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Tick Free NH doing its part to spread tick awareness

New Hampshire Sunday News

July 17. 2017 11:28PM

Anyone who spends time outside knows it’s been a fierce summer for ticks.

And it’s not just Lyme disease we have to worry about these days; the state health department is warning Granite Staters of the growing risk of other tickborne diseases, such as babesiosis, anaplasmosis and Powassan virus.

A Hollis entrepreneur is the force behind a new campaign to spread awareness about preventing tick bites. It’s called Tick Free NH.

Frank Grossman never realized how debilitating the bite of a tiny tick could be until his friend and business partner became desperately ill. “He went from being a bike rider and marathon runner to running out of breath when he got to the top of the stairs,” Grossman said in a recent interview.

This was in the early 2000s, and there wasn’t much information about tickborne illnesses, he said. It took a long time before his friend finally got a diagnosis: Lyme disease.

The experience made Grossman wonder about the effect such illnesses must be having on New Hampshire’s economy — and the lives of the thousands who have been affected.

He decided to do something about it.

First Grossman worked with the New Hampshire Charitable Foundation to create a fund to support the effort. Then he met with experts at the nonprofit Community Health Institute (CHI) in Bow; it’s the New Hampshire office of JSI Research and Training Institute, a public health management consulting and research organization.

They put together an advisory committee of public health experts, state officials, physicians, lawmakers, even an entomologist. The group shared its expertise for videos, posters, workbooks for kids, even “shower cards” for camps to use, explaining how to check for ticks and remove them safely.

Christin D’Ovidio is project director for Tick Free NH at CHI. She said the campaign is especially targeting kids aged 2 to 13 and their caretakers, since those youngsters are more likely to be playing outside at home, school or camp — and less likely to be checking themselves for ticks.

But it’s not just kids. “Everyone in New Hampshire is at risk for being bitten by a tick,” D’Ovidio said.

“Hunters know to protect themselves; people that are outdoors a lot usually know. It’s the people who don’t consider themselves to be in the deep woods that may not be aware that they’re at risk.”

The group has mailed prevention materials to about 1,000 organizations, including camps and schools, and worked with regional public health networks to get them into medical offices.

Grossman also funded research to measure public awareness of the risk. A poll conducted by the University of New Hampshire Survey Center last fall found that 62 percent of respondents believed they were at a high or moderate risk of getting Lyme disease, while 37 percent said they were at a low risk or no risk at all.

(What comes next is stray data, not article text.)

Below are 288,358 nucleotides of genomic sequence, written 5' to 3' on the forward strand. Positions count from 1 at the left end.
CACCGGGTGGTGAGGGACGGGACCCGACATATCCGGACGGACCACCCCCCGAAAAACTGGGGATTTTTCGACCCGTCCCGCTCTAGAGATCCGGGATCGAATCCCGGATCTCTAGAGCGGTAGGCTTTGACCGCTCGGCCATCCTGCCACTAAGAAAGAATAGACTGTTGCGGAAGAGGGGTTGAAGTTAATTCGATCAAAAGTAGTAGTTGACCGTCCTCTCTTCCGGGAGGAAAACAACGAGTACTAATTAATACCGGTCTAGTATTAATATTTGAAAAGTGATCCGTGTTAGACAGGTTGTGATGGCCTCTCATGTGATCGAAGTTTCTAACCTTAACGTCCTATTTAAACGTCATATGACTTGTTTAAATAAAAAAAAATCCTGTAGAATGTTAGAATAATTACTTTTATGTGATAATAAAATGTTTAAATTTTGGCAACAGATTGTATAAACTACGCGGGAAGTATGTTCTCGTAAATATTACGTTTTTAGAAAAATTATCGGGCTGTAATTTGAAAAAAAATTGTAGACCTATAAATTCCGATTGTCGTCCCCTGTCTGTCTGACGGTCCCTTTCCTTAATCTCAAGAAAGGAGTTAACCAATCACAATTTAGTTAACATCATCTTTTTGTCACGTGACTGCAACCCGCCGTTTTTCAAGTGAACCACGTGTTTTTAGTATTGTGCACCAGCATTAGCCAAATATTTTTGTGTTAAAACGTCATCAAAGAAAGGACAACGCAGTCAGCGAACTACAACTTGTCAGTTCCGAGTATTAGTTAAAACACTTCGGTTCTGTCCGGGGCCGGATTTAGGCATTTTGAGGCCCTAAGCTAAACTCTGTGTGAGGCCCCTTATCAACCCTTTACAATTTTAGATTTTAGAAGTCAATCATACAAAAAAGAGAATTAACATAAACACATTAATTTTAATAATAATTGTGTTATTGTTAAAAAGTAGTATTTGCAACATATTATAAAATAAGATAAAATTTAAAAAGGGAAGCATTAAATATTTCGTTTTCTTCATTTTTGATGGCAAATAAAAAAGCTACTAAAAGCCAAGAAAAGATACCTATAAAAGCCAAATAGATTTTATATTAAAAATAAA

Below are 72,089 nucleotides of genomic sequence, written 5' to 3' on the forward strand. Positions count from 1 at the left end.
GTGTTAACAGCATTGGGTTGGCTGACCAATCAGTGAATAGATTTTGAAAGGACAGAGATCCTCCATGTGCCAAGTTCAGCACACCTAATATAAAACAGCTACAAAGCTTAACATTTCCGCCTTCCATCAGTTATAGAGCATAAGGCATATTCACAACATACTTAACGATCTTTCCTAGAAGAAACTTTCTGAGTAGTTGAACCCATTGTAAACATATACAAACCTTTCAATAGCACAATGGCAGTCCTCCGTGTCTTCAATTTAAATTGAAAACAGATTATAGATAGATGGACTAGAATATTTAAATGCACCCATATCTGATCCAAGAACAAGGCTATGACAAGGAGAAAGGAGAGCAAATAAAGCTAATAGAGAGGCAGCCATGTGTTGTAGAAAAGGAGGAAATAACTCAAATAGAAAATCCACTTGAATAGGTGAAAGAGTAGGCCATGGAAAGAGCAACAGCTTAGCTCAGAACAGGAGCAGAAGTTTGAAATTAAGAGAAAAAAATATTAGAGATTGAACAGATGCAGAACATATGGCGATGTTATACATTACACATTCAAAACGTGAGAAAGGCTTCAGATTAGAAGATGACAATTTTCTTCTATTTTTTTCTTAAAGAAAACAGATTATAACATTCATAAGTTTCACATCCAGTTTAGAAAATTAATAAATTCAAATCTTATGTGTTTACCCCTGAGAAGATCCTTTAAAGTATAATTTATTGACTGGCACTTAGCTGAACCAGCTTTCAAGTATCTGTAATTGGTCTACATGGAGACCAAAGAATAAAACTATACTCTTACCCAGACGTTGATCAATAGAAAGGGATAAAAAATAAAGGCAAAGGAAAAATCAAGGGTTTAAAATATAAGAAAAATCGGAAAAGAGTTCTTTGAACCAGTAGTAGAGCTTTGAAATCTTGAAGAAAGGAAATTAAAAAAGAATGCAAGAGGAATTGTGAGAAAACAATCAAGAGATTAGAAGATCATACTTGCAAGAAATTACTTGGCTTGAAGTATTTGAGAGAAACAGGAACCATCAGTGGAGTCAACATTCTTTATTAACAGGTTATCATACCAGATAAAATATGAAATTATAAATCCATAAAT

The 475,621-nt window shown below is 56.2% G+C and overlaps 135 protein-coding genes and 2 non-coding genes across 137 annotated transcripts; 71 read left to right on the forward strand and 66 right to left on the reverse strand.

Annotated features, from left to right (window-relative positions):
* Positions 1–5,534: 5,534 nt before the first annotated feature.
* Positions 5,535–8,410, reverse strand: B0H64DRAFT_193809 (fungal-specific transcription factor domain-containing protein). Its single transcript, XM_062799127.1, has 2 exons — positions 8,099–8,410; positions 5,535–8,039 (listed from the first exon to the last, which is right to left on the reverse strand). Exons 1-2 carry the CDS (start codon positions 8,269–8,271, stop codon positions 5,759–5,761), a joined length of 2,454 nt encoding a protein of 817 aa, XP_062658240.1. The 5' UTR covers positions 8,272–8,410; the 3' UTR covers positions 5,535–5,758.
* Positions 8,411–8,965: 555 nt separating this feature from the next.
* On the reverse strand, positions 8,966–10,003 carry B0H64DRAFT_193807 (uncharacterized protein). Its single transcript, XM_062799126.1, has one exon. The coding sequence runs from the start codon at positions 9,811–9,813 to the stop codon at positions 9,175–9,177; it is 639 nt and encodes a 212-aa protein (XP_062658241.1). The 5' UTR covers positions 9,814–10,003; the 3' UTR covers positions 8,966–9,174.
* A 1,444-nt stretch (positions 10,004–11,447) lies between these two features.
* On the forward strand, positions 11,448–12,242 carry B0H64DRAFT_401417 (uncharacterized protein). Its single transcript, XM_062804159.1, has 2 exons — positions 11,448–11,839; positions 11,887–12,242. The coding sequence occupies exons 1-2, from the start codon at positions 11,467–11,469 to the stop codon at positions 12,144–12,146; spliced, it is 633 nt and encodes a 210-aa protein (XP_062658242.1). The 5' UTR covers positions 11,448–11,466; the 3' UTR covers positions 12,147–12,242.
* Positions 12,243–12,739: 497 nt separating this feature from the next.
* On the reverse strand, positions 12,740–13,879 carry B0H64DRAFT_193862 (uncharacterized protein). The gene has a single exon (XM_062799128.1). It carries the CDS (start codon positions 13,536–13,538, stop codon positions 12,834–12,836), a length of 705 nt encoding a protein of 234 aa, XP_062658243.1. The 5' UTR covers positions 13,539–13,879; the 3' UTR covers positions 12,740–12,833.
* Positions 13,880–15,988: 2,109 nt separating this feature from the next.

But only 15 percent knew how to properly remove a tick (with tweezers).

Despite the increased awareness of Lyme disease, it’s still a challenge to get most folks to take the threat seriously, Grossman said.

“People have a hard time with a little tiny thing and a big effect,” he said. “That’s not consistent with most of our medical understanding.”

Abigail Mathewson is an epidemiologist with the Bureau of Infectious Disease Control at the state Department of Health and Human Services. She said the partnership with Tick Free NH is helping to spread awareness of Lyme and other tickborne diseases.

“It’s been a really good, New Hampshire-focused collaboration,” she said.

But getting people to take simple precautions against tick bites — wearing repellent and tucking pants into socks — remains a challenge, she said.

The state sees 1,400 to 1,500 cases of Lyme disease a year, she said. And the Centers for Disease Control and Prevention estimates that only a tenth of cases are actually reported.

The state also has seen cases of anaplasmosis, babesiosis and Powassan virus, all spread by the black-legged tick implicated in Lyme disease. Other emerging diseases such as borrelia miyamotoi also are spread by the same tick.

And it’s likely there are as-yet-undiscovered diseases these ticks carry as well, Mathewson said.

Tick Free NH stays away from some of the controversial aspects of Lyme disease, such as treatment protocols.

And they don’t want people to avoid the outdoors, D’Ovidio said.

“Being in nature is important, and getting physical activity is important,” she said. “That’s really a big part of New Hampshire and our culture here, and we don’t want to keep people from doing that.”

The goal is to teach people how to protect themselves when they do go outside, she said.

BELOW: A wallet card from the website:

Grossman, who is now retired and calls himself “a professional volunteer,” is full of ideas for that.

He wants to get Tick Free NH materials to town planners, landscapers and utility companies. He’d like to partner with stores that cater to outdoor workers and gardeners to feature clothing and other products that can help prevent tick bites.

He also wants to get materials into the hands of doctors to give to their patients.

Grossman’s vision is for prevention to become a routine for adults and kids alike before heading outside. “We don’t want them to be scared, but to realize this is not that hard,” he said.

“We can do this.”

For more information, or to donate, visit

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